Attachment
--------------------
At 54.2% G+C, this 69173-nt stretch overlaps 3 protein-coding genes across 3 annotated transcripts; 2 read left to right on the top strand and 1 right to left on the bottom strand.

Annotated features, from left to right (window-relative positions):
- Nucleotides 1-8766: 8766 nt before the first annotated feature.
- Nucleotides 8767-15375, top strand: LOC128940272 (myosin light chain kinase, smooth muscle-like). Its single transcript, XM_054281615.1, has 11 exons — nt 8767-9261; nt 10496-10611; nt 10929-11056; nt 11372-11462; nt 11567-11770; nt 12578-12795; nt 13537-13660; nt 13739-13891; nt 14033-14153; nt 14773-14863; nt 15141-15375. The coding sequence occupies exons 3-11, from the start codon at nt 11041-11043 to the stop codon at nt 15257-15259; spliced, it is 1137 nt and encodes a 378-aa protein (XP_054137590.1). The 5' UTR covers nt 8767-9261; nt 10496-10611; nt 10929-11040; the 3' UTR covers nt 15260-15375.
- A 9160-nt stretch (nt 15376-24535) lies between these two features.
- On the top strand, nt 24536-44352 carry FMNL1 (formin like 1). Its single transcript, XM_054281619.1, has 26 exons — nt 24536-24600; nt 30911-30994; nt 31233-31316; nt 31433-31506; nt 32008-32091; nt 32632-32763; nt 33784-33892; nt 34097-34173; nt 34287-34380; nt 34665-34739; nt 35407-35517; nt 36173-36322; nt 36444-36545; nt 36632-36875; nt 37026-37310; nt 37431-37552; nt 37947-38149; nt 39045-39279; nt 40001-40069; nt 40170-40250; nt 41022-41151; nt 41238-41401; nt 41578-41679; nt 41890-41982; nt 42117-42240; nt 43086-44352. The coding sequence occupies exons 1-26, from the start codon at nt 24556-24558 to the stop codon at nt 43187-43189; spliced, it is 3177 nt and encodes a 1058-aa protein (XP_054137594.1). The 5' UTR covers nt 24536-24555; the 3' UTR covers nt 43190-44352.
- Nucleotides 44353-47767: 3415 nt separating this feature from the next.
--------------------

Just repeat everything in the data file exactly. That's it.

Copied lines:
At 54.2% G+C, this 69173-nt stretch overlaps 3 protein-coding genes across 3 annotated transcripts; 2 read left to right on the top strand and 1 right to left on the bottom strand.

Annotated features, from left to right (window-relative positions):
- Nucleotides 1-8766: 8766 nt before the first annotated feature.
- Nucleotides 8767-15375, top strand: LOC128940272 (myosin light chain kinase, smooth muscle-like). Its single transcript, XM_054281615.1, has 11 exons — nt 8767-9261; nt 10496-10611; nt 10929-11056; nt 11372-11462; nt 11567-11770; nt 12578-12795; nt 13537-13660; nt 13739-13891; nt 14033-14153; nt 14773-14863; nt 15141-15375. The coding sequence occupies exons 3-11, from the start codon at nt 11041-11043 to the stop codon at nt 15257-15259; spliced, it is 1137 nt and encodes a 378-aa protein (XP_054137590.1). The 5' UTR covers nt 8767-9261; nt 10496-10611; nt 10929-11040; the 3' UTR covers nt 15260-15375.
- A 9160-nt stretch (nt 15376-24535) lies between these two features.
- On the top strand, nt 24536-44352 carry FMNL1 (formin like 1). Its single transcript, XM_054281619.1, has 26 exons — nt 24536-24600; nt 30911-30994; nt 31233-31316; nt 31433-31506; nt 32008-32091; nt 32632-32763; nt 33784-33892; nt 34097-34173; nt 34287-34380; nt 34665-34739; nt 35407-35517; nt 36173-36322; nt 36444-36545; nt 36632-36875; nt 37026-37310; nt 37431-37552; nt 37947-38149; nt 39045-39279; nt 40001-40069; nt 40170-40250; nt 41022-41151; nt 41238-41401; nt 41578-41679; nt 41890-41982; nt 42117-42240; nt 43086-44352. The coding sequence occupies exons 1-26, from the start codon at nt 24556-24558 to the stop codon at nt 43187-43189; spliced, it is 3177 nt and encodes a 1058-aa protein (XP_054137594.1). The 5' UTR covers nt 24536-24555; the 3' UTR covers nt 43190-44352.
- Nucleotides 44353-47767: 3415 nt separating this feature from the next.